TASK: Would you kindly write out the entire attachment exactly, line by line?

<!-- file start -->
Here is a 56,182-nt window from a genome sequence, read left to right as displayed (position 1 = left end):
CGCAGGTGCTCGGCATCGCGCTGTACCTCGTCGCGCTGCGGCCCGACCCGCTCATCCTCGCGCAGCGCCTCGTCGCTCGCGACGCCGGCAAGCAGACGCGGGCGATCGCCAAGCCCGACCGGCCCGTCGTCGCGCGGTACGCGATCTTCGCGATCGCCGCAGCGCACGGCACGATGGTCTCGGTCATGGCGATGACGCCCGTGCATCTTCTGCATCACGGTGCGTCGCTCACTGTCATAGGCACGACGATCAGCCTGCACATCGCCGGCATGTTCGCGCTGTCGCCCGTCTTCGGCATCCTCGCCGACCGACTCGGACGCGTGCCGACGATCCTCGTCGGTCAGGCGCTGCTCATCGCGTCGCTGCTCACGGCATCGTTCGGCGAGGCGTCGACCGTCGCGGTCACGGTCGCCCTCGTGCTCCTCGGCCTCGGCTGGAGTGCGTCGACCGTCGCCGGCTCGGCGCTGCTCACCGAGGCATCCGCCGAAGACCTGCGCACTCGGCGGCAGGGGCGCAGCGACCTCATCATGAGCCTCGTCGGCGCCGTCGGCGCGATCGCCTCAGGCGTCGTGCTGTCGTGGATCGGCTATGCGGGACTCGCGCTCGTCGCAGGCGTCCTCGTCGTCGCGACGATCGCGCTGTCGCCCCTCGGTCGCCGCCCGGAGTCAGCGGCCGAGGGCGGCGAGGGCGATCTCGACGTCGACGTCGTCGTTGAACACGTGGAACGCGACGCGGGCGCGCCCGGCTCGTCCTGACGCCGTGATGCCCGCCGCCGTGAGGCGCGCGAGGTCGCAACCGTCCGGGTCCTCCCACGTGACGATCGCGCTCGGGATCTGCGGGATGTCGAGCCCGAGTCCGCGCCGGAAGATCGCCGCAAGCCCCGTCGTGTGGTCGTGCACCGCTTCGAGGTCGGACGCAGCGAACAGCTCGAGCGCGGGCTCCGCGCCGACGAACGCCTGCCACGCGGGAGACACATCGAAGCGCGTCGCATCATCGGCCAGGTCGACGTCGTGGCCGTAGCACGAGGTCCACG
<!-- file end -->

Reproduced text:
Here is a 56,182-nt window from a genome sequence, read left to right as displayed (position 1 = left end):
CGCAGGTGCTCGGCATCGCGCTGTACCTCGTCGCGCTGCGGCCCGACCCGCTCATCCTCGCGCAGCGCCTCGTCGCTCGCGACGCCGGCAAGCAGACGCGGGCGATCGCCAAGCCCGACCGGCCCGTCGTCGCGCGGTACGCGATCTTCGCGATCGCCGCAGCGCACGGCACGATGGTCTCGGTCATGGCGATGACGCCCGTGCATCTTCTGCATCACGGTGCGTCGCTCACTGTCATAGGCACGACGATCAGCCTGCACATCGCCGGCATGTTCGCGCTGTCGCCCGTCTTCGGCATCCTCGCCGACCGACTCGGACGCGTGCCGACGATCCTCGTCGGTCAGGCGCTGCTCATCGCGTCGCTGCTCACGGCATCGTTCGGCGAGGCGTCGACCGTCGCGGTCACGGTCGCCCTCGTGCTCCTCGGCCTCGGCTGGAGTGCGTCGACCGTCGCCGGCTCGGCGCTGCTCACCGAGGCATCCGCCGAAGACCTGCGCACTCGGCGGCAGGGGCGCAGCGACCTCATCATGAGCCTCGTCGGCGCCGTCGGCGCGATCGCCTCAGGCGTCGTGCTGTCGTGGATCGGCTATGCGGGACTCGCGCTCGTCGCAGGCGTCCTCGTCGTCGCGACGATCGCGCTGTCGCCCCTCGGTCGCCGCCCGGAGTCAGCGGCCGAGGGCGGCGAGGGCGATCTCGACGTCGACGTCGTCGTTGAACACGTGGAACGCGACGCGGGCGCGCCCGGCTCGTCCTGACGCCGTGATGCCCGCCGCCGTGAGGCGCGCGAGGTCGCAACCGTCCGGGTCCTCCCACGTGACGATCGCGCTCGGGATCTGCGGGATGTCGAGCCCGAGTCCGCGCCGGAAGATCGCCGCAAGCCCCGTCGTGTGGTCGTGCACCGCTTCGAGGTCGGACGCAGCGAACAGCTCGAGCGCGGGCTCCGCGCCGACGAACGCCTGCCACGCGGGAGACACATCGAAGCGCGTCGCATCATCGGCCAGGTCGACGTCGTGGCCGTAGCACGAGGTCCACG